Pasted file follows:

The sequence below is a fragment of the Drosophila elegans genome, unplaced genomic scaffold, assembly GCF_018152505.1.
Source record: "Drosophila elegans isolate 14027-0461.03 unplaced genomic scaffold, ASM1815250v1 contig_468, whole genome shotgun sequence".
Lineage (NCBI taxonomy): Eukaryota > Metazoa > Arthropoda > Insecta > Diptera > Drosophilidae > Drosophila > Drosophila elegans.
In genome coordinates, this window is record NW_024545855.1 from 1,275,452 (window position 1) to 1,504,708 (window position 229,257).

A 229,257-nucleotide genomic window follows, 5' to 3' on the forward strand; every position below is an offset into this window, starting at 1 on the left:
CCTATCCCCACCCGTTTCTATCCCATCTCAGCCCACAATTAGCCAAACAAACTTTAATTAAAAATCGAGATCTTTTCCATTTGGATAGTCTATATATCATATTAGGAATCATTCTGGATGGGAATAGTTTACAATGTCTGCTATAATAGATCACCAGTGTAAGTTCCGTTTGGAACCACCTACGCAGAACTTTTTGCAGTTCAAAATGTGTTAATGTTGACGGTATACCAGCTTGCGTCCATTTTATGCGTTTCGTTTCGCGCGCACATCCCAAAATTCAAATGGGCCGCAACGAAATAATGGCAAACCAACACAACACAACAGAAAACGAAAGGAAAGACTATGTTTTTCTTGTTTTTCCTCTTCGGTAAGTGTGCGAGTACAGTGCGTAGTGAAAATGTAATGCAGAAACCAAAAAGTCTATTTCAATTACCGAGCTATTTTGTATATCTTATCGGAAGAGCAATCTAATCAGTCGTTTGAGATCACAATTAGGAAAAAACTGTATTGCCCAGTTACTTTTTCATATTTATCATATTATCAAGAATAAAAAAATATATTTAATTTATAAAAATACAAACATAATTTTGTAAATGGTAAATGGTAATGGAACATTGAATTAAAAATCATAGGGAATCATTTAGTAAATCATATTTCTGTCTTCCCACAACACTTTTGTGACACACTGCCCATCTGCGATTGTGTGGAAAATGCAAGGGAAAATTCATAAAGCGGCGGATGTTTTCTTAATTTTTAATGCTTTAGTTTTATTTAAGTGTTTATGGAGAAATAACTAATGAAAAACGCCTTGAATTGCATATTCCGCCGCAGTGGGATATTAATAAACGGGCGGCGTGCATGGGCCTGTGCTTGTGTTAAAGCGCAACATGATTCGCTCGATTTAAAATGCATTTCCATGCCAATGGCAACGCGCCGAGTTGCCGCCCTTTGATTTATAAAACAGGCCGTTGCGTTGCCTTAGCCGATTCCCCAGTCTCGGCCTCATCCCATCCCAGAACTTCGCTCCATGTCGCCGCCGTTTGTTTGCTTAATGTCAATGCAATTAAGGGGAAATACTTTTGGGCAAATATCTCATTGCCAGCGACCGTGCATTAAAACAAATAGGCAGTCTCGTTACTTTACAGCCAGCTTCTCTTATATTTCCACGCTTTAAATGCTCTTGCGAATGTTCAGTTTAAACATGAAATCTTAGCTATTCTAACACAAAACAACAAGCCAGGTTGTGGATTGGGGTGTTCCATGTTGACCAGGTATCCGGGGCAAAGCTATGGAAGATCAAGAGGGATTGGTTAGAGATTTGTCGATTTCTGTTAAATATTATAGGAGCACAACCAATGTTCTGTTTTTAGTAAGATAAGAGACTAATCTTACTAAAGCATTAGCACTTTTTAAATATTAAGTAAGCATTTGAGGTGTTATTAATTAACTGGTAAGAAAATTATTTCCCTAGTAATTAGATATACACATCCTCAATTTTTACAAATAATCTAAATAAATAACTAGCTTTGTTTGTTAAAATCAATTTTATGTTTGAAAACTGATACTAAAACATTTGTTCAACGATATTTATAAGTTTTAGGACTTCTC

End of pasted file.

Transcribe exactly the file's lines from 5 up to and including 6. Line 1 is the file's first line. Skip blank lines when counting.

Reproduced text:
A 229,257-nucleotide genomic window follows, 5' to 3' on the forward strand; every position below is an offset into this window, starting at 1 on the left:
CCTATCCCCACCCGTTTCTATCCCATCTCAGCCCACAATTAGCCAAACAAACTTTAATTAAAAATCGAGATCTTTTCCATTTGGATAGTCTATATATCATATTAGGAATCATTCTGGATGGGAATAGTTTACAATGTCTGCTATAATAGATCACCAGTGTAAGTTCCGTTTGGAACCACCTACGCAGAACTTTTTGCAGTTCAAAATGTGTTAATGTTGACGGTATACCAGCTTGCGTCCATTTTATGCGTTTCGTTTCGCGCGCACATCCCAAAATTCAAATGGGCCGCAACGAAATAATGGCAAACCAACACAACACAACAGAAAACGAAAGGAAAGACTATGTTTTTCTTGTTTTTCCTCTTCGGTAAGTGTGCGAGTACAGTGCGTAGTGAAAATGTAATGCAGAAACCAAAAAGTCTATTTCAATTACCGAGCTATTTTGTATATCTTATCGGAAGAGCAATCTAATCAGTCGTTTGAGATCACAATTAGGAAAAAACTGTATTGCCCAGTTACTTTTTCATATTTATCATATTATCAAGAATAAAAAAATATATTTAATTTATAAAAATACAAACATAATTTTGTAAATGGTAAATGGTAATGGAACATTGAATTAAAAATCATAGGGAATCATTTAGTAAATCATATTTCTGTCTTCCCACAACACTTTTGTGACACACTGCCCATCTGCGATTGTGTGGAAAATGCAAGGGAAAATTCATAAAGCGGCGGATGTTTTCTTAATTTTTAATGCTTTAGTTTTATTTAAGTGTTTATGGAGAAATAACTAATGAAAAACGCCTTGAATTGCATATTCCGCCGCAGTGGGATATTAATAAACGGGCGGCGTGCATGGGCCTGTGCTTGTGTTAAAGCGCAACATGATTCGCTCGATTTAAAATGCATTTCCATGCCAATGGCAACGCGCCGAGTTGCCGCCCTTTGATTTATAAAACAGGCCGTTGCGTTGCCTTAGCCGATTCCCCAGTCTCGGCCTCATCCCATCCCAGAACTTCGCTCCATGTCGCCGCCGTTTGTTTGCTTAATGTCAATGCAATTAAGGGGAAATACTTTTGGGCAAATATCTCATTGCCAGCGACCGTGCATTAAAACAAATAGGCAGTCTCGTTACTTTACAGCCAGCTTCTCTTATATTTCCACGCTTTAAATGCTCTTGCGAATGTTCAGTTTAAACATGAAATCTTAGCTATTCTAACACAAAACAACAAGCCAGGTTGTGGATTGGGGTGTTCCATGTTGACCAGGTATCCGGGGCAAAGCTATGGAAGATCAAGAGGGATTGGTTAGAGATTTGTCGATTTCTGTTAAATATTATAGGAGCACAACCAATGTTCTGTTTTTAGTAAGATAAGAGACTAATCTTACTAAAGCATTAGCACTTTTTAAATATTAAGTAAGCATTTGAGGTGTTATTAATTAACTGGTAAGAAAATTATTTCCCTAGTAATTAGATATACACATCCTCAATTTTTACAAATAATCTAAATAAATAACTAGCTTTGTTTGTTAAAATCAATTTTATGTTTGAAAACTGATACTAAAACATTTGTTCAACGATATTTATAAGTTTTAGGACTTCTC